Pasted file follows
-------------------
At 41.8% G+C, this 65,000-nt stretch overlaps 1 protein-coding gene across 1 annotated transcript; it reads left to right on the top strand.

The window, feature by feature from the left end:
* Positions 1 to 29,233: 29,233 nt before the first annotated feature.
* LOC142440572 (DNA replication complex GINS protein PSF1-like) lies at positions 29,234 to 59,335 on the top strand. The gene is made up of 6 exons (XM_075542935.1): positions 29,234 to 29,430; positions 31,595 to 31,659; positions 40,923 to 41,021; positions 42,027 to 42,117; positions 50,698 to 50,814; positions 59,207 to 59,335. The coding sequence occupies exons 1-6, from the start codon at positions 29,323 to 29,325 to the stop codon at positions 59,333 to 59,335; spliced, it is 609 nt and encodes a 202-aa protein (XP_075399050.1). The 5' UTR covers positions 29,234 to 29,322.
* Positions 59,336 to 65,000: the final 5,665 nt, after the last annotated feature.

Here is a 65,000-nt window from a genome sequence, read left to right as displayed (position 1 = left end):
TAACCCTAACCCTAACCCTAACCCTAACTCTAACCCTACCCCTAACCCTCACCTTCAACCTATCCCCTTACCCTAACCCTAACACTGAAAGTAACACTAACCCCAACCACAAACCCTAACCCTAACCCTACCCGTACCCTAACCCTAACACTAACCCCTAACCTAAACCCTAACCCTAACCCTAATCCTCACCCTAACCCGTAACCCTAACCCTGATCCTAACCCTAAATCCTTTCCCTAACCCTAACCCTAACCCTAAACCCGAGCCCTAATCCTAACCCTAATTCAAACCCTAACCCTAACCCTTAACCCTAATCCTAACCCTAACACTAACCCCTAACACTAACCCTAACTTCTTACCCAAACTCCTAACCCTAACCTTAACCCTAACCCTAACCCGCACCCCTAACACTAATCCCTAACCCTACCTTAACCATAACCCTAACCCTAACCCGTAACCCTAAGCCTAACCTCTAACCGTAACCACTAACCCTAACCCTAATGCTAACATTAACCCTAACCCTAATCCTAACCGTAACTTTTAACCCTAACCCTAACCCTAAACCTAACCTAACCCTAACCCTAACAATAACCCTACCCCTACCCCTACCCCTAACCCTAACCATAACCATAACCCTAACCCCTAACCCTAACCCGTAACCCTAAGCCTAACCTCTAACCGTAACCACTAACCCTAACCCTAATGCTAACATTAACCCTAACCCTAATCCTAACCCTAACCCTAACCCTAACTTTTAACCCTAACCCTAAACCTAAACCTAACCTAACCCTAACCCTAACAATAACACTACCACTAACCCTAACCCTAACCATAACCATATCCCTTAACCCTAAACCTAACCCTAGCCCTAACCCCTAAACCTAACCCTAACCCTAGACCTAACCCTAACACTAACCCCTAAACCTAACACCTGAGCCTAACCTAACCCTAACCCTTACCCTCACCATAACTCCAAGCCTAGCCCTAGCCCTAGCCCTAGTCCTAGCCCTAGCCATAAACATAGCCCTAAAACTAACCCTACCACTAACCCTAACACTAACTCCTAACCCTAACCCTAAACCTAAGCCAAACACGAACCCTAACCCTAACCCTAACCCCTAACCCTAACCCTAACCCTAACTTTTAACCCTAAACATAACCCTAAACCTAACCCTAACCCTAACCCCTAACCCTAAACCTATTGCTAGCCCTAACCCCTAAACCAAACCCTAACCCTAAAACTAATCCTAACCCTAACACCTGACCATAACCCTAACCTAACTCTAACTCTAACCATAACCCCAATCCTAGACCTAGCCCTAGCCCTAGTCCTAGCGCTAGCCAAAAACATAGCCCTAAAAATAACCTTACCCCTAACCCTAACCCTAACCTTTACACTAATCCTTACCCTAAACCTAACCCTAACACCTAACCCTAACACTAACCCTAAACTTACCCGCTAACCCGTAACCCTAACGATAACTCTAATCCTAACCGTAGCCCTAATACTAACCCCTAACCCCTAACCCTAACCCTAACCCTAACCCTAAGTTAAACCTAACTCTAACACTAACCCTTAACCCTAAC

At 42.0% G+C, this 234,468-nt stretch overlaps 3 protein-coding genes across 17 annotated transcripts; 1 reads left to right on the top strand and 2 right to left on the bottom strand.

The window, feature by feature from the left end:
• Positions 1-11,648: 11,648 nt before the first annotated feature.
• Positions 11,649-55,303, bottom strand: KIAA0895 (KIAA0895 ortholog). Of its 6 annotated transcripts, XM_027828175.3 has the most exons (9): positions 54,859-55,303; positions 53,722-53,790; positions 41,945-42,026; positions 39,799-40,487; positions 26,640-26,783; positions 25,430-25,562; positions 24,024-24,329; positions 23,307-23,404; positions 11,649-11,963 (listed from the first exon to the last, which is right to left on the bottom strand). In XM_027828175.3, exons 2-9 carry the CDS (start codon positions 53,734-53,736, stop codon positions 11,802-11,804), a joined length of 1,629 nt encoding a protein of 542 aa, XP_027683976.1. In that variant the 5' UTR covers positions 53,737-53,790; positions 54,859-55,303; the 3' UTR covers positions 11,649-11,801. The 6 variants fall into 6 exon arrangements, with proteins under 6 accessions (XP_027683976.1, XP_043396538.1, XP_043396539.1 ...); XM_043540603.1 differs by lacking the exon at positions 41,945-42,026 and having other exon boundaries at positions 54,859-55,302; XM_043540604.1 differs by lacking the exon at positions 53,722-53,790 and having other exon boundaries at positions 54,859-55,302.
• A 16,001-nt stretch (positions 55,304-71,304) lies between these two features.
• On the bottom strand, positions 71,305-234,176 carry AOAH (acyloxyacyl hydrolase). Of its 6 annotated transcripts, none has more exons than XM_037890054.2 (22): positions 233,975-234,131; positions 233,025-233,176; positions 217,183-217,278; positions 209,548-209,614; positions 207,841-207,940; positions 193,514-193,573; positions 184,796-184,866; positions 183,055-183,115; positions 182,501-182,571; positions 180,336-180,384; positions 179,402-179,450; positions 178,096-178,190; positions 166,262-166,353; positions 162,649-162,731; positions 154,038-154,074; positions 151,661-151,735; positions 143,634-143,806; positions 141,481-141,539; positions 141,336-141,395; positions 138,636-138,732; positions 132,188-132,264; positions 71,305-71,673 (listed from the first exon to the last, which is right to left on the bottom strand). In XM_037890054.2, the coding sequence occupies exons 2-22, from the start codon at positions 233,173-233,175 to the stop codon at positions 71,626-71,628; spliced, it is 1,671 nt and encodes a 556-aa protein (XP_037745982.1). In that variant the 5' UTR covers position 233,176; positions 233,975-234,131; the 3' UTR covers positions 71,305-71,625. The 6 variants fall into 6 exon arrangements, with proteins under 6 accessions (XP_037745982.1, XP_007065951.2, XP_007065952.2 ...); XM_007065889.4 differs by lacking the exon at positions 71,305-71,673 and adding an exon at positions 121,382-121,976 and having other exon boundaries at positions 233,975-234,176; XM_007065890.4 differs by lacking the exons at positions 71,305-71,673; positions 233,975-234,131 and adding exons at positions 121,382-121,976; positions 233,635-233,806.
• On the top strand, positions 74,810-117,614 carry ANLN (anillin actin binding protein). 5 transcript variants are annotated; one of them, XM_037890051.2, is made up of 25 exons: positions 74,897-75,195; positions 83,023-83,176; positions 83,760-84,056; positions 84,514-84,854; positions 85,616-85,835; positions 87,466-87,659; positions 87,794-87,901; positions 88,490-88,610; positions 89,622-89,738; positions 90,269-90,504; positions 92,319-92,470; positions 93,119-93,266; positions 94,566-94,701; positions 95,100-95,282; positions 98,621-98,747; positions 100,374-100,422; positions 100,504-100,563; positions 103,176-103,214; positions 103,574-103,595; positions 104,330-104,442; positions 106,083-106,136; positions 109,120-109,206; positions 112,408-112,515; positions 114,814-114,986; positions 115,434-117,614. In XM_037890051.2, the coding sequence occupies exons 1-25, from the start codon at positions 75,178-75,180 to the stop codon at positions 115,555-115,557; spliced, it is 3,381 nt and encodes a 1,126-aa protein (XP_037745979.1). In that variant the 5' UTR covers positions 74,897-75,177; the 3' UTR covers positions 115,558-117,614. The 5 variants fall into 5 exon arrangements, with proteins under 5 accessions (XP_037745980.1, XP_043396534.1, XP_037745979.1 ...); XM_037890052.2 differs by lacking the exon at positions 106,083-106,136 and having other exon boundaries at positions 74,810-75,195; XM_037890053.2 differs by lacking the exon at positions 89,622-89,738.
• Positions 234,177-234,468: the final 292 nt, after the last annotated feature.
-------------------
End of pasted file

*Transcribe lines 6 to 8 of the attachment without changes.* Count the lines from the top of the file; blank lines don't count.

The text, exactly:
Here is a 65,000-nt window from a genome sequence, read left to right as displayed (position 1 = left end):
TAACCCTAACCCTAACCCTAACCCTAACTCTAACCCTACCCCTAACCCTCACCTTCAACCTATCCCCTTACCCTAACCCTAACACTGAAAGTAACACTAACCCCAACCACAAACCCTAACCCTAACCCTACCCGTACCCTAACCCTAACACTAACCCCTAACCTAAACCCTAACCCTAACCCTAATCCTCACCCTAACCCGTAACCCTAACCCTGATCCTAACCCTAAATCCTTTCCCTAACCCTAACCCTAACCCTAAACCCGAGCCCTAATCCTAACCCTAATTCAAACCCTAACCCTAACCCTTAACCCTAATCCTAACCCTAACACTAACCCCTAACACTAACCCTAACTTCTTACCCAAACTCCTAACCCTAACCTTAACCCTAACCCTAACCCGCACCCCTAACACTAATCCCTAACCCTACCTTAACCATAACCCTAACCCTAACCCGTAACCCTAAGCCTAACCTCTAACCGTAACCACTAACCCTAACCCTAATGCTAACATTAACCCTAACCCTAATCCTAACCGTAACTTTTAACCCTAACCCTAACCCTAAACCTAACCTAACCCTAACCCTAACAATAACCCTACCCCTACCCCTACCCCTAACCCTAACCATAACCATAACCCTAACCCCTAACCCTAACCCGTAACCCTAAGCCTAACCTCTAACCGTAACCACTAACCCTAACCCTAATGCTAACATTAACCCTAACCCTAATCCTAACCCTAACCCTAACCCTAACTTTTAACCCTAACCCTAAACCTAAACCTAACCTAACCCTAACCCTAACAATAACACTACCACTAACCCTAACCCTAACCATAACCATATCCCTTAACCCTAAACCTAACCCTAGCCCTAACCCCTAAACCTAACCCTAACCCTAGACCTAACCCTAACACTAACCCCTAAACCTAACACCTGAGCCTAACCTAACCCTAACCCTTACCCTCACCATAACTCCAAGCCTAGCCCTAGCCCTAGCCCTAGTCCTAGCCCTAGCCATAAACATAGCCCTAAAACTAACCCTACCACTAACCCTAACACTAACTCCTAACCCTAACCCTAAACCTAAGCCAAACACGAACCCTAACCCTAACCCTAACCCCTAACCCTAACCCTAACCCTAACTTTTAACCCTAAACATAACCCTAAACCTAACCCTAACCCTAACCCCTAACCCTAAACCTATTGCTAGCCCTAACCCCTAAACCAAACCCTAACCCTAAAACTAATCCTAACCCTAACACCTGACCATAACCCTAACCTAACTCTAACTCTAACCATAACCCCAATCCTAGACCTAGCCCTAGCCCTAGTCCTAGCGCTAGCCAAAAACATAGCCCTAAAAATAACCTTACCCCTAACCCTAACCCTAACCTTTACACTAATCCTTACCCTAAACCTAACCCTAACACCTAACCCTAACACTAACCCTAAACTTACCCGCTAACCCGTAACCCTAACGATAACTCTAATCCTAACCGTAGCCCTAATACTAACCCCTAACCCCTAACCCTAACCCTAACCCTAACCCTAAGTTAAACCTAACTCTAACACTAACCCTTAACCCTAAC

At 42.0% G+C, this 234,468-nt stretch overlaps 3 protein-coding genes across 17 annotated transcripts; 1 reads left to right on the top strand and 2 right to left on the bottom strand.